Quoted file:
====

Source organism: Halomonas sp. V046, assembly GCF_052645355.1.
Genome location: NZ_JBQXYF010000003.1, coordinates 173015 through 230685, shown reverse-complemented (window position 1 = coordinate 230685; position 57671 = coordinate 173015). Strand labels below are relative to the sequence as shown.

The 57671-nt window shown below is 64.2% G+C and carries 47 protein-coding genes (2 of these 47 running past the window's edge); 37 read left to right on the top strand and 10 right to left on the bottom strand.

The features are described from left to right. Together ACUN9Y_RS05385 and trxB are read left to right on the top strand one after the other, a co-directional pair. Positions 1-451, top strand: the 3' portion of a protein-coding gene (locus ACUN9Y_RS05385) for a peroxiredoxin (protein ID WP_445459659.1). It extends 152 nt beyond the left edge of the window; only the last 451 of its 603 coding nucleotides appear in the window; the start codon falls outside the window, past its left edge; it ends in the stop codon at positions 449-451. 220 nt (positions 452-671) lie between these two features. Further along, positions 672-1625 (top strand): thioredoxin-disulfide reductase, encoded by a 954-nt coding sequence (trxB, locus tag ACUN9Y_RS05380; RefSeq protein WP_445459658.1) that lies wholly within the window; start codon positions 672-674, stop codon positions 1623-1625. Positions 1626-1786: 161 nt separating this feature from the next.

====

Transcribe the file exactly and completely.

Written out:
Source organism: Halomonas sp. V046, assembly GCF_052645355.1.
Genome location: NZ_JBQXYF010000003.1, coordinates 173015 through 230685, shown reverse-complemented (window position 1 = coordinate 230685; position 57671 = coordinate 173015). Strand labels below are relative to the sequence as shown.

The 57671-nt window shown below is 64.2% G+C and carries 47 protein-coding genes (2 of these 47 running past the window's edge); 37 read left to right on the top strand and 10 right to left on the bottom strand.

The features are described from left to right. Together ACUN9Y_RS05385 and trxB are read left to right on the top strand one after the other, a co-directional pair. Positions 1-451, top strand: the 3' portion of a protein-coding gene (locus ACUN9Y_RS05385) for a peroxiredoxin (protein ID WP_445459659.1). It extends 152 nt beyond the left edge of the window; only the last 451 of its 603 coding nucleotides appear in the window; the start codon falls outside the window, past its left edge; it ends in the stop codon at positions 449-451. 220 nt (positions 452-671) lie between these two features. Further along, positions 672-1625 (top strand): thioredoxin-disulfide reductase, encoded by a 954-nt coding sequence (trxB, locus tag ACUN9Y_RS05380; RefSeq protein WP_445459658.1) that lies wholly within the window; start codon positions 672-674, stop codon positions 1623-1625. Positions 1626-1786: 161 nt separating this feature from the next.